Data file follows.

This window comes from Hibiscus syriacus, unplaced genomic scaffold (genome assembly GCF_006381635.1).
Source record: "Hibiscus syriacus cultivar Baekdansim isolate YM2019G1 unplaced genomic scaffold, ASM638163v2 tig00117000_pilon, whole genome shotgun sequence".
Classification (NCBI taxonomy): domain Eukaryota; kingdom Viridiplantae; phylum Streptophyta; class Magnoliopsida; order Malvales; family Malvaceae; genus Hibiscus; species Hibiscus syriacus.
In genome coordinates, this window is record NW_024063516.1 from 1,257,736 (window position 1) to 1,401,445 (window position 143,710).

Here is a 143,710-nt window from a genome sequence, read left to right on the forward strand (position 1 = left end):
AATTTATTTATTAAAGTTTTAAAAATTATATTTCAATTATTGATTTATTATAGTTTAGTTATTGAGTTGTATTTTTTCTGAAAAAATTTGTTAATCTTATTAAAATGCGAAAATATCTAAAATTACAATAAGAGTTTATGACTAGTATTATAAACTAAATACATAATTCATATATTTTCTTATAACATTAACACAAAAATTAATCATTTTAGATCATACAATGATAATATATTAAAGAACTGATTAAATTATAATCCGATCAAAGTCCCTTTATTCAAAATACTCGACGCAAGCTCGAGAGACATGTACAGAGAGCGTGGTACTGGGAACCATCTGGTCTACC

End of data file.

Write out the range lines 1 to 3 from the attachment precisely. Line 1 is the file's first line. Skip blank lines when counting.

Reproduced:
This window comes from Hibiscus syriacus, unplaced genomic scaffold (genome assembly GCF_006381635.1).
Source record: "Hibiscus syriacus cultivar Baekdansim isolate YM2019G1 unplaced genomic scaffold, ASM638163v2 tig00117000_pilon, whole genome shotgun sequence".
Classification (NCBI taxonomy): domain Eukaryota; kingdom Viridiplantae; phylum Streptophyta; class Magnoliopsida; order Malvales; family Malvaceae; genus Hibiscus; species Hibiscus syriacus.